n1 = (sinc (θ⁄2))2 (1)
Provided that the photolithographic processing unit of the DOE surface is in the wavelength range (which is true outside of the UV range), the optical power (D) of a Variable Focus Moiré lens can be calculated as follows:
D = θ⁄Aπ (2)
Here θ, stands for the current twist angle of the DOEs and A denotes the clear aperture of the lens.
Equation 1 shows that the diffraction efficiency of the Variable Focus Moiré lens for a twist angle of ±90º (θ = ±π⁄2) is higher than 80%. For this lens with an aperture of the optical power range is as follows:
D = ±1⁄2A = ±25 Dpt
This means that the optical power of the Variable Focus Moiré lens is inversely proportional to the aperture. The NA has a constant value throughout the modulation of its optical power (NA = 0.24 in example described above).
To create a custom Variable Focus Moiré Lens, the following is required:
- Lens Size (Diameter, Square, etc.)
- Clear Aperture
- Maximum Thickness
- Desired Focal Length Range
- Operating Wavelength Range
- Desired Efficiency for Maximum Optical Power
Variable Focus Moiré Lenses function independently of polarization.
The surface structure of individual Diffractive Optical Elements of a Variable Focus Moiré Lens are produced by standard photolithography techniques. The resultant pair of elements creates Fresnel zones that can be continuously adjusted to create a continuously variable focal length.
The first order diffraction efficiency n1 of a Moiré lens depends on the chosen twisting angle θ, resulting in the corresponding optical power:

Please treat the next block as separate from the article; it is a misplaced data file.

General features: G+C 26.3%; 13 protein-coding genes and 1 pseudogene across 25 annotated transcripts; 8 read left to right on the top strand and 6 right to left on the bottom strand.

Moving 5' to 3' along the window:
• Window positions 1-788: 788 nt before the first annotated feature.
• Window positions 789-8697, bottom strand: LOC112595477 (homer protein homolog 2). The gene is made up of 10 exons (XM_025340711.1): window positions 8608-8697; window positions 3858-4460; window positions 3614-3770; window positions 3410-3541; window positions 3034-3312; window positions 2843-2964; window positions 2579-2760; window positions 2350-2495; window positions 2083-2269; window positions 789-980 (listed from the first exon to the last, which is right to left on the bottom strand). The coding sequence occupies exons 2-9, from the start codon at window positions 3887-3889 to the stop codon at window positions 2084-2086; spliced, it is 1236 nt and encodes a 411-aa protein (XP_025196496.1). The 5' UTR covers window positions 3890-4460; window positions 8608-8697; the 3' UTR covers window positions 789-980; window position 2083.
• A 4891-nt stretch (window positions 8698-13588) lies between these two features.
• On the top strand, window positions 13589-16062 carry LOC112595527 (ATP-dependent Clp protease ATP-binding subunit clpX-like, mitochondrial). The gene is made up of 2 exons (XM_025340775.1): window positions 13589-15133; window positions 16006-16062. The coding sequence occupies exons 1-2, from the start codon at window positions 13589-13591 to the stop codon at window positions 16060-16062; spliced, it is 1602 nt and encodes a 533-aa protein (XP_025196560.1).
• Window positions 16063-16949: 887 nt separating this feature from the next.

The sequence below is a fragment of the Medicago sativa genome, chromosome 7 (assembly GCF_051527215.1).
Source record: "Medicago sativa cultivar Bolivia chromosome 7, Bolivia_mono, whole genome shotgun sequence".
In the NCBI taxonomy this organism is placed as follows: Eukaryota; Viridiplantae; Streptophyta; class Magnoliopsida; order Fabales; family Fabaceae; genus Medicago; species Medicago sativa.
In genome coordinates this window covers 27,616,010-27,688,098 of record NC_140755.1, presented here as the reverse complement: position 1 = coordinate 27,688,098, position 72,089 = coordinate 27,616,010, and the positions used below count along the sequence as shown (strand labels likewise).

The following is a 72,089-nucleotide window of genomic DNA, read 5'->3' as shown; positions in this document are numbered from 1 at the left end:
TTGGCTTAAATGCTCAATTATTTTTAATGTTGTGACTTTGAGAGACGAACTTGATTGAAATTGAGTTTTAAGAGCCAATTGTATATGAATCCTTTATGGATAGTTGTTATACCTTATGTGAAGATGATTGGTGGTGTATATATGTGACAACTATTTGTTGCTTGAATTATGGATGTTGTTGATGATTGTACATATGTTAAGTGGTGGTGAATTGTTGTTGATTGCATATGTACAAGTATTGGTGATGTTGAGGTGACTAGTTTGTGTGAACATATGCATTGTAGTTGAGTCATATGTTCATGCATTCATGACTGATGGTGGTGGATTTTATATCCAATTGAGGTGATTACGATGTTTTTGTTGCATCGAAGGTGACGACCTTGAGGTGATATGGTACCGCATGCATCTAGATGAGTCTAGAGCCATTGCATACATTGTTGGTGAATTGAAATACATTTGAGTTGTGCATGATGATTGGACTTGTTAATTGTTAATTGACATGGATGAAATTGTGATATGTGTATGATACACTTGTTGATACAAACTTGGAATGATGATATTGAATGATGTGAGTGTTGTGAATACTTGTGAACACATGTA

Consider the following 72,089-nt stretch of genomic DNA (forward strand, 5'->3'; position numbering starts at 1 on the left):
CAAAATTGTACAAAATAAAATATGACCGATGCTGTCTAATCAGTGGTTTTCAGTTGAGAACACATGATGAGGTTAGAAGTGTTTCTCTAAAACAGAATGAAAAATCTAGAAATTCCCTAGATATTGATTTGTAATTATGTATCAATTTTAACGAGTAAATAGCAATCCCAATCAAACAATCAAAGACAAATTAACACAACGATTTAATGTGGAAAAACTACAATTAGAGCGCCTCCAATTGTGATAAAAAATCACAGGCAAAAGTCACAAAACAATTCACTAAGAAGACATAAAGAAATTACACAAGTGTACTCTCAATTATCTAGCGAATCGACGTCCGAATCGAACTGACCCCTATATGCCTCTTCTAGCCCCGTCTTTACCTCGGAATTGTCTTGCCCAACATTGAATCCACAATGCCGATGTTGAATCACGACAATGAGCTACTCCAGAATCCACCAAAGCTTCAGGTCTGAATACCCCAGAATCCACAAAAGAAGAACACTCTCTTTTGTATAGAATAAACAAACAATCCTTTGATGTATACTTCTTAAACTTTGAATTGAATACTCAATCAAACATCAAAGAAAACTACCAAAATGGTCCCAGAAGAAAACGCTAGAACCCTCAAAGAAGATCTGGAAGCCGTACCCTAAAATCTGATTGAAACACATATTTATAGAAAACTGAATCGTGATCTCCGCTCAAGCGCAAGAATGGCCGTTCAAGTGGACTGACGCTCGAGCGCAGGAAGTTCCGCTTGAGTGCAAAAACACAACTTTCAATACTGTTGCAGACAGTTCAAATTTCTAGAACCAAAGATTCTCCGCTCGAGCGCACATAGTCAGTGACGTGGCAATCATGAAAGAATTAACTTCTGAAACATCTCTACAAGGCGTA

n1 = (sinc (θ⁄2))2 (1)
The total efficiency is a product of the diffraction efficiency and the transmission efficiency nt, which is approximately 96%. For a twisting angle of 45º, the diffraction efficiency is around 65%, therefore the total efficiency is approximately 62%.
- Strong chromatic aberrations
- Lens efficiency is reduced when its optical power is increased
- Operates optimally only for a certain wavelength
- Maximum aperture is limited (approximately 20mm)
Variable Focus Moiré Lenses feature a pair of specially structured diffractive optical elements, fabricated via standard photolithographic techniques. These lenses also consist of a simpler design and construction than alternative liquid, photo-acoustic, or nanomaterial techniques. The simple construction also makes the Moiré lenses insensitive to changes in temperature and vibration resistant.
The plates are also thin, lightweight, and can be fabricated from a variety of materials including those which transmit in the UV or IR spectral regions. Focusing over a wide focal length range is achieved by a simple rotation of the plates, yielding aberration free spots when used with monochromatic illumination.